Concert Review: Shakey Graves

Concert Review: Shakey Graves

One day Shakey Graves might have to choose between Billboard, country-pop success and the sleazier and fiery solo show he can pull off.

What is Shakey Graves? Is it Alejandro Rose-Garcia, the fine Texas gentleman who made a career off of spooky lo-fi studio work and fiery, one-man band live shows? Or is it the newly refined act, complete with a drummer and second guitarist that seem to be climbing its way into the national spotlight? Well, Mr. Graves ain’t telling because, if his packed show in Eugene showed anything, it was that Shakey wants to have his cake and eat it too.

Tuesday’s crowd was split between listeners who had been drawn to the creepy, voodoo blues of albums like Roll the Bones and some legendary live performances, just made of Garcia singing, setting fire to his guitar and stomping on a kick drum/suitcase hybrid. Others were recent converts from the newest Shakey Graves offering, And the War Came, a significantly more polished product than his Bandcamp-posted material. After a sturdy performance from The Barr Brothers, Shakey, dressed in a T-shirt, came out with his guitar and kick-suitcase and started off the show with two older cuts, including a rowdy take on “Roll the Bones,” an early highlight from the set, with the crowd attempting to sing along as Shakey gleefully changed tempos and dynamics on a dime. He followed by ushering his bandmates out on stage and charging into electric versions of And the War Came cuts.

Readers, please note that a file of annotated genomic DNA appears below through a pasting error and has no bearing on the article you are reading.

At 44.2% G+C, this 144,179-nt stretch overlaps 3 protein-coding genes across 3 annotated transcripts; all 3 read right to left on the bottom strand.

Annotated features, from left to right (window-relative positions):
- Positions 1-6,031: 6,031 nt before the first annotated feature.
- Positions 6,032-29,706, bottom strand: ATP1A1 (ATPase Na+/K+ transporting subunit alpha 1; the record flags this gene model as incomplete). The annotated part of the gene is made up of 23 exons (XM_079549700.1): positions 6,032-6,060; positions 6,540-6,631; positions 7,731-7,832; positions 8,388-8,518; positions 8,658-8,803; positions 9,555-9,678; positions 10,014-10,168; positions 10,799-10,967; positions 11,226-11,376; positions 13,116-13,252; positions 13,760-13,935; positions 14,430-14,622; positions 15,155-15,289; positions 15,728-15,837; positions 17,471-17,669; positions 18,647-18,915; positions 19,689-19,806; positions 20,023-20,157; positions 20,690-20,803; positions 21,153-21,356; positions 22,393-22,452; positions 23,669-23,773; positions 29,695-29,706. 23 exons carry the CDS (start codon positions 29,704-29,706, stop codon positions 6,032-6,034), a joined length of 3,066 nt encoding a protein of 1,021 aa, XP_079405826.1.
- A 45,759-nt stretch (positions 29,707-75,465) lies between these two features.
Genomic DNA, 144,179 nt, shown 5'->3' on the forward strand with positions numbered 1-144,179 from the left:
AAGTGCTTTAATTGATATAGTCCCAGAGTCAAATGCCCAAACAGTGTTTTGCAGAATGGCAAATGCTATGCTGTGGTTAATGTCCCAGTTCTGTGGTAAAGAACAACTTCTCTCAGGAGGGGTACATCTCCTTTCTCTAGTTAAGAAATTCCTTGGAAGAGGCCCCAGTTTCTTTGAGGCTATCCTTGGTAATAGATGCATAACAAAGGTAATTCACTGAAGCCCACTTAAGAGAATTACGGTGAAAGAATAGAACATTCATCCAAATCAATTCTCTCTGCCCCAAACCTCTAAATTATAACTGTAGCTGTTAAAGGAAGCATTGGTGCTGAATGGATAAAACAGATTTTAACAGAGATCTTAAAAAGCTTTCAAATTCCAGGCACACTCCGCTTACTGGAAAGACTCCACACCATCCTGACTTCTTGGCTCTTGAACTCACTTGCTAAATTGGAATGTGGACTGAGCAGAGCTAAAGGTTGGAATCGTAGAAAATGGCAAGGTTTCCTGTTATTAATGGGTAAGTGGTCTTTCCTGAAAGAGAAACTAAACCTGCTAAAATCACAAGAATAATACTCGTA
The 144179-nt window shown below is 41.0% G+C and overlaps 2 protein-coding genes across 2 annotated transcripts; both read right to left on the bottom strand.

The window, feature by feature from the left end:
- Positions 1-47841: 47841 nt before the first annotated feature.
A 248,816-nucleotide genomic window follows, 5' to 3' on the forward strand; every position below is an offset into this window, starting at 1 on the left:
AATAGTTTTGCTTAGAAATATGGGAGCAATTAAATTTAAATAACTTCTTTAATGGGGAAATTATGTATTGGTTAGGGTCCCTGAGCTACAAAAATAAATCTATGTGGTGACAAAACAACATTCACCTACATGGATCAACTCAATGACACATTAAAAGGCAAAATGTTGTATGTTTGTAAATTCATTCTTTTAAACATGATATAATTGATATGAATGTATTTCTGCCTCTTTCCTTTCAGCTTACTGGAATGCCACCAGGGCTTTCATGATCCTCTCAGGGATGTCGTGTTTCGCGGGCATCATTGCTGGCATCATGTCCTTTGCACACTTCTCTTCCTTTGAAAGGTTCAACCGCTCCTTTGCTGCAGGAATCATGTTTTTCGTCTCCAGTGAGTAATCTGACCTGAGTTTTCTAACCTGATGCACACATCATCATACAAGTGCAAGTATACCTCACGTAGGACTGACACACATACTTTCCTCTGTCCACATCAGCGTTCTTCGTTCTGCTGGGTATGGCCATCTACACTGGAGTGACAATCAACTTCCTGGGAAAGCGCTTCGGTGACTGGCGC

This is how the entire set went, a few songs of solo Shakey, then an interlude of a full band crashing through boisterous country tunes. Shakey’s backing band is as tight as a drum, able to keep up with his guitar shenanigans and odd detours (early in the set he started vamping on a keyboard, claiming he was about to cover some Salt ‘N Pepa). The Shakey of live albums like West of Calgary also came out in full force. His gritty, yet warm voice played perfectly over raunchy and funny tunes, with a great side of stage banter to boot. He injected the usually somber “Proper Fence” with humor, closing the song by omitting the last verse and casually saying, “and she died, that’s the end,” bringing his tale of lost love to a close with a laugh. Even better was a long tangent about his younger self which ended with Shakey dedicating the set to “the little 17-year-old shithead in us all,” though, considering he was mostly playing to University of Oregon students, his comments on hardheaded youth might have been a bit too on the nose.

Both parts of the show were solid, but the sudden back and forth killed any cohesion Shakey could have mustered. The full band treatment fills up large venues like the McDonald nicely, but there are few performers with quite the stage presence as a solo Shakey. I found myself wishing for more of the stripped down work that probably works better in a bar setting, but still kills in an auditorium. Shakey smartly closed on his own by delivering the ferocious “Late July,” a tune filled with lust, murder and executions that’s become a live staple for Shakey. It was the pinnacle of the night’s music, without a doubt, but it does leave a few concerns with Shakey’s camp. One day he might have to choose between Billboard, country-pop success and the sleazier and fiery solo show he can pull off.

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